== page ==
As the new financial year approaches, it’s a good time to read up on the wide range of tax reliefs offered by the government when it comes to putting money aside.
Most tax-free allowances apply only in a single financial year, and the current lot will expire on 5 April – so if you are going to act, you’ll need to do so soon. Here’s what is on offer and how you stand to gain.
Saving and investing through an ISA
You can put up to £15,240 into a cash or investment ISA in this tax year (the allowance will be the same in 2016-17), and this shelters your holdings from income tax and capital-gains tax.
If you are planning to put money into a savings account then it absolutely makes sense to use an ISA – provided that the returns you get are as good as on non-ISA accounts. With interest rates so low at the moment, the tax benefits of cash ISAs are fairly negligible, but this could change in the future – and your money will remain protected from tax.
If you are investing for the longer-term in stocks and shares, an ISA is worth considering and is likely to be a better idea than putting money into shares or funds outside an ISA. But it is also worth considering using a pension (see below), even though your money will be locked away until age 55.
The Junior ISA works in a similar way, but the annual limit is £4,080 for savings or investments on behalf of a child. The money can’t be accessed until the child turns 18, however.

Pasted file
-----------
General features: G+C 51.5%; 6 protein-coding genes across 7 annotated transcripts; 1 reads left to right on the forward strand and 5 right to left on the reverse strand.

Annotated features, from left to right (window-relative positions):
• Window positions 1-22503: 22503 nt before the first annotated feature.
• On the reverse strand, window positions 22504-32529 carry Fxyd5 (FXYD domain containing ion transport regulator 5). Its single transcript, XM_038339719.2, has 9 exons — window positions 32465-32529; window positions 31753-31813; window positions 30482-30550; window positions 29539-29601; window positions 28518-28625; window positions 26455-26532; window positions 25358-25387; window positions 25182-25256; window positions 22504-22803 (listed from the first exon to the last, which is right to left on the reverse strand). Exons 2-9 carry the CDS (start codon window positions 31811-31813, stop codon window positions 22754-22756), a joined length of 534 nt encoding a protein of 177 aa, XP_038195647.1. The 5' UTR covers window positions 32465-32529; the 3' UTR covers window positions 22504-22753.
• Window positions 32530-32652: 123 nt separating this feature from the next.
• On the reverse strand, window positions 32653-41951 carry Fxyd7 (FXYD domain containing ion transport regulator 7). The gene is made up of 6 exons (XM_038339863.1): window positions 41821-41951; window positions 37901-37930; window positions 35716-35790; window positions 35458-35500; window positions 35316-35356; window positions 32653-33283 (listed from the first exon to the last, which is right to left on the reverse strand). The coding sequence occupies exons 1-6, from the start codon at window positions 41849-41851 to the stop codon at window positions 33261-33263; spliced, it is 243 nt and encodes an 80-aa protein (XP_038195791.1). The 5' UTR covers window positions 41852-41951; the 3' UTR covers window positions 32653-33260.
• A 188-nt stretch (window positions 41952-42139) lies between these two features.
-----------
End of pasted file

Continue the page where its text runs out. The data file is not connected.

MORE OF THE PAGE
And of course in the next tax year, you will also have the option of an Innovative Finance ISA, so you can get tax-free returns on your peer-to-peer lending up to the annual ISA limit.
For every £80 you put into a pension, the government adds £20 in basic-rate tax relief. Higher- and top-rate taxpayers can get a further £20 or £25 respectively back through the self-assessment system.
There is an annual limit of £40,000 on contributions, though, but this can be carried forward.
Recent speculation that pension tax relief could be limited in the imminent Budget meant many people have decided to increase their pension savings over the last few weeks. But it now looks like any changes have been postponed until a later date.
Some firms allow employees to participate in a scheme called salary sacrifice, which means pension contributions are taken out of salary before tax and national insurance is calculated. This can have other advantages, such as retaining entitlement to child benefit, but it is probably too late now to join a scheme for the current tax year.
There is also an annual capital-gains tax allowance, which means you can sell successful investments with no tax to pay provided your profits are below a certain level — £11,100 at present. CGT is charged at 18% for basic-rate taxpayers and 28% for higher earners.
This allowance can’t be carried over until next year, so if you have investments to sell outside of a pension or ISA, it might be worth disposing of at least part of them by 5 April.
If you have a considerable sum to invest and don’t mind taking some extra risk, you could consider Venture Capital Trusts or Enterprise Investment Schemes: both put money into small businesses with potentially high growth rates, and they offer significant tax relief provided shares are held at least for the medium term.
There is a considerable risk of losing money on such schemes, however, and they should be approached with caution.